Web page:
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Strategic Engagement, Strategic Sharing – Our 2020 Vision
By: RFCBC Community Relations Director Jayneanne Tuttle

As leaders for Realities for Children Boulder County, taking steps to achieve our 2020 vision, I am working hard to challenge how our community currently engages with and talks about young people’s experiences in foster care. Reframing the conversation about foster care starts with empowering young people to take ownership of their stories through the practice of strategic sharing. Think of strategic sharing as a tool for people to learn how to protect themselves, protect others involved in their story, and choose what parts of their experiences, their identity, are shared. Strategic sharing is a life skill: knowing one’s audience, identifying the purpose of sharing, to be strengthened through experiences (rather than being stereotyped or stigmatized) and having the tools to respond if something emerges that may be personal or possibly triggering. Much of strategic sharing and engagement reflects the idea of inviting our community to engage foster youth, wholly, as an individual, and as someone more than “just a foster kid.”

I am proud to share how we are working to embed this practice into our programing to guide and equip the young people we have the privilege of serving. Each year, we host our Hero Awards Luncheon. This signature event is our day to celebrate our community through leadership awards and awarding our next cohort of scholarship recipients. As part of this celebration, we share videos to introduce our newest scholarship winners. The purpose of making videos is to highlight the strength and resiliency of our scholarship recipients, to help community members understand why our work is so meaningful, and to provide context addressing some of the widely shared challenges of being in care. In the past, our videos centered more on the circumstances that led up to their time in foster care and the impact of those experiences. However, as we began to create this year’s videos, we did so through a lens of envisioning the future through empowerment.

Our empowerment approach for the videos focused on students’ individual strengths, hopes, and visions for their futures. My goal throughout the interviews was to help both the students and the audience see themselves the way they want to be seen, to celebrate their individual uniqueness, their resiliency, and uplift their power as young adults and future leaders in our community.

This being my first-time planning and being a part of creating the videos from scratch, I was unsure of what my expectations should be. Will it be clear if we accomplished our goals of empowerment? Will our participants reflect on this experience seeing themselves for who they want to be today instead of who they hope to be tomorrow? Did we offer up opportunities of self-love and growth? Will we be able to articulate the intimacy and joy of filming to our audience in a way that captures our scholars’ bright futures and raw strength? These questions ebbed at me through filming day and throughout anticipation for the final products. Being conscious of my efforts throughout this creative process held me accountable to the true intentions of Realities for Children Boulder County: to guide and financially support young people in times of transition who have triumphed in the face of adversity.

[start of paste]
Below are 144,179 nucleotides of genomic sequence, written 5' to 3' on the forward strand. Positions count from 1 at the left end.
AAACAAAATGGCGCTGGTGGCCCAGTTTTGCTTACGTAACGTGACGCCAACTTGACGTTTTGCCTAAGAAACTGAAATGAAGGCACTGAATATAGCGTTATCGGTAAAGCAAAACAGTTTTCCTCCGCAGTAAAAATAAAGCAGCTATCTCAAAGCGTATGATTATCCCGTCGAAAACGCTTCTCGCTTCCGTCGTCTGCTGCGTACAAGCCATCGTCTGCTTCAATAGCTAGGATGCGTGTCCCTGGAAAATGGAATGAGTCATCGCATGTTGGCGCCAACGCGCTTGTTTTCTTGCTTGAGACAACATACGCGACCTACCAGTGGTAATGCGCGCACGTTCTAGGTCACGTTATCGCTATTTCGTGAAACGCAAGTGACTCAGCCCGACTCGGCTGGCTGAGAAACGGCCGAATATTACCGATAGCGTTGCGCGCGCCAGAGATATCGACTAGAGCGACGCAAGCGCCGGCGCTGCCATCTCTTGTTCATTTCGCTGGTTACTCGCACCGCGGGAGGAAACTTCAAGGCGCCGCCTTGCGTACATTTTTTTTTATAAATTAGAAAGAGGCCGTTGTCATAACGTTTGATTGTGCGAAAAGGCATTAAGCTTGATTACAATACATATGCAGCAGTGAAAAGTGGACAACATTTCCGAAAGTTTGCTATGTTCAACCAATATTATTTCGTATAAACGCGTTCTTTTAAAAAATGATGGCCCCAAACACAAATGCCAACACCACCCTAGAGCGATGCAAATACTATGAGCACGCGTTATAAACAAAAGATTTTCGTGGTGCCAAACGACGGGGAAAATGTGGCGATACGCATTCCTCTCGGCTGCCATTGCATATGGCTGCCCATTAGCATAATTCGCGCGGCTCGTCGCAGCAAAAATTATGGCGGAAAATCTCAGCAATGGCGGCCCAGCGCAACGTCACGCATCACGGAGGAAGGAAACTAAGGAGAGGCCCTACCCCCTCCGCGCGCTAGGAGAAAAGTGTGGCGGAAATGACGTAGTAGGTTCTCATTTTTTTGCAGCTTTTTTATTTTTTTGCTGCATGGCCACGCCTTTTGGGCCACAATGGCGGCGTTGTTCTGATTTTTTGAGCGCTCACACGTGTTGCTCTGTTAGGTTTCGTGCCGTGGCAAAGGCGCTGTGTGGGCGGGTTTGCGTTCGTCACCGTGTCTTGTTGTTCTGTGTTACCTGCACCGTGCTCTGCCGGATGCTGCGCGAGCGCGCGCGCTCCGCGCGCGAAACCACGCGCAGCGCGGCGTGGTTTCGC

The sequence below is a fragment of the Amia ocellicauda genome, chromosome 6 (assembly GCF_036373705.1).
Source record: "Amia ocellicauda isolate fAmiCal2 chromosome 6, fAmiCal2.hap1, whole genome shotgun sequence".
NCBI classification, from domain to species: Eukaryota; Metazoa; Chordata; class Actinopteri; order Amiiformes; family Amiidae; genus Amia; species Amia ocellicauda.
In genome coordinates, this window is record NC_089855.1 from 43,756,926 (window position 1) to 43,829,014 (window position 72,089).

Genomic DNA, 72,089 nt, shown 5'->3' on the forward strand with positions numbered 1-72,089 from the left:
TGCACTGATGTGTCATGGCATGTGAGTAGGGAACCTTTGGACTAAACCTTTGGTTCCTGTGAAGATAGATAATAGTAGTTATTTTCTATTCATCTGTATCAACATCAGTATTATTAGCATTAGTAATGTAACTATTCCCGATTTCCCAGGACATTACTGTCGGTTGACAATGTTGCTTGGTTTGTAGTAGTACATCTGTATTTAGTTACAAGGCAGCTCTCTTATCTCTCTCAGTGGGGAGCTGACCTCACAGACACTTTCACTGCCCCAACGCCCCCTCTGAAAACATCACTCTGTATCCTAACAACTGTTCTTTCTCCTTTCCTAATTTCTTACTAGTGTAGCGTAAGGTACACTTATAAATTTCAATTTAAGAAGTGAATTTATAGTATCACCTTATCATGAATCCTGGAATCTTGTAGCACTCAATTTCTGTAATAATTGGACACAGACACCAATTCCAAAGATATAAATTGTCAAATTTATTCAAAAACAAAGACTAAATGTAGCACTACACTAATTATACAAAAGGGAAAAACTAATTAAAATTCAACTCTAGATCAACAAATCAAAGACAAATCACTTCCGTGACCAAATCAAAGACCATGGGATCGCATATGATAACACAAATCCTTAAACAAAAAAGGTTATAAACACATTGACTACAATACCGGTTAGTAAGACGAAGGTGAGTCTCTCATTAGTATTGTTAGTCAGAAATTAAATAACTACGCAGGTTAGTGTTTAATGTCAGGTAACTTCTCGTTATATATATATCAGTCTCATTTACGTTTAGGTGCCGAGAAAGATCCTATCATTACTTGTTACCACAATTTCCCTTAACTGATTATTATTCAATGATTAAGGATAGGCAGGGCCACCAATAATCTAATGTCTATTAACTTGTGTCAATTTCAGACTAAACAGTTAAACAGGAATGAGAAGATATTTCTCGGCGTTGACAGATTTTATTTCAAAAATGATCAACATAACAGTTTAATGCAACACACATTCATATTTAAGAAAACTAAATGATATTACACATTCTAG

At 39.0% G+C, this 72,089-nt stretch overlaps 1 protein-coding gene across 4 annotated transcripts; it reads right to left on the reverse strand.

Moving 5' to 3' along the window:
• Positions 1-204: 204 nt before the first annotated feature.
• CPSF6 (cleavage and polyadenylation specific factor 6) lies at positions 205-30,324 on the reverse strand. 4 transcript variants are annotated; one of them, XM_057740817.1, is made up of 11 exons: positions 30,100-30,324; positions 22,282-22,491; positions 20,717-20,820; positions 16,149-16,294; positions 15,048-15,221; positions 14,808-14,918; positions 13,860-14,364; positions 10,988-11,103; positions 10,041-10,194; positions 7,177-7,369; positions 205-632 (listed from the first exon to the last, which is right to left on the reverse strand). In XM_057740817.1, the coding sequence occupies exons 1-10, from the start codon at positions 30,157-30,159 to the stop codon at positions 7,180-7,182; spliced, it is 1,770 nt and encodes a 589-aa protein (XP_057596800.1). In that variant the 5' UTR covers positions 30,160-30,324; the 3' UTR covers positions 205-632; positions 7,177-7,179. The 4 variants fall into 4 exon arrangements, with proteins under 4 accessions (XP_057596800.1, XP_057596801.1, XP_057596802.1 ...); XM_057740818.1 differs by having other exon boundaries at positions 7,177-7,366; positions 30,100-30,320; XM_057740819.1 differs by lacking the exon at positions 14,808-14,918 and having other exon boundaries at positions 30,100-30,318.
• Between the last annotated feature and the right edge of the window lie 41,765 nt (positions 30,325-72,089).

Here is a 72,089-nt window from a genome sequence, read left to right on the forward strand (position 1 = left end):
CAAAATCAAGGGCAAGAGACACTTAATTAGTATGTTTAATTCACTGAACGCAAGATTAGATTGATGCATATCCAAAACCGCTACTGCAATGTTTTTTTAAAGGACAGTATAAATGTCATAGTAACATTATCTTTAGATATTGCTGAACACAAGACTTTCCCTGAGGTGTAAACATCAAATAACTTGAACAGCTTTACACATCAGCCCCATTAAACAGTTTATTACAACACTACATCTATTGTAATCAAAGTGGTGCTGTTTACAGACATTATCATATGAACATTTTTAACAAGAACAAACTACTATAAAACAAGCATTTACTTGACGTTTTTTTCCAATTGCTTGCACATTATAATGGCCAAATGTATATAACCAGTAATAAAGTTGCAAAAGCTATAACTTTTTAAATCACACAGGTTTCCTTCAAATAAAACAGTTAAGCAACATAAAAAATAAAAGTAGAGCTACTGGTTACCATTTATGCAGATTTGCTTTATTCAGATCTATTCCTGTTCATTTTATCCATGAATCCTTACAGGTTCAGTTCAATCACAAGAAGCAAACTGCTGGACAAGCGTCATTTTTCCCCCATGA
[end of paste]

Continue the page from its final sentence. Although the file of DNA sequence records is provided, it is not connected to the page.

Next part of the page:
To my great surprise, as we filmed seven young people over the course of nine hours, it became increasingly clear that in one way or another we were fulfilling our goals, building relationships, and having so much fun. As the interviewer, it was invigorating to see and hear our scholars practice the tools of strategic sharing throughout their interviews. Our team captured our students’ super strengths, unique experiences, and individuality. We asked each of them two questions in which they had never been asked before, and in doing so we carefully avoided triggering past traumas and tears that often carry so much pain. These two questions were: “What is your favorite part of yourself? And what are your strengths?” In each interview, the off-guard reactions to these two questions became my signal that we have laid the ground work to build up our young adults, while changing the narrative about foster kids and the system. Seeing each person take a step back and awkwardly giggle through their positive self-reflection was priceless.

Filming day filled my cup with purpose and a clear focus on why it is so vital for us an organization to continuously consider what it means and looks like to empower our young people in every way possible.

View our video highlighting Triumph Scholarship recipients here.

View our Be Bright Scholarship recipient Kat video here.

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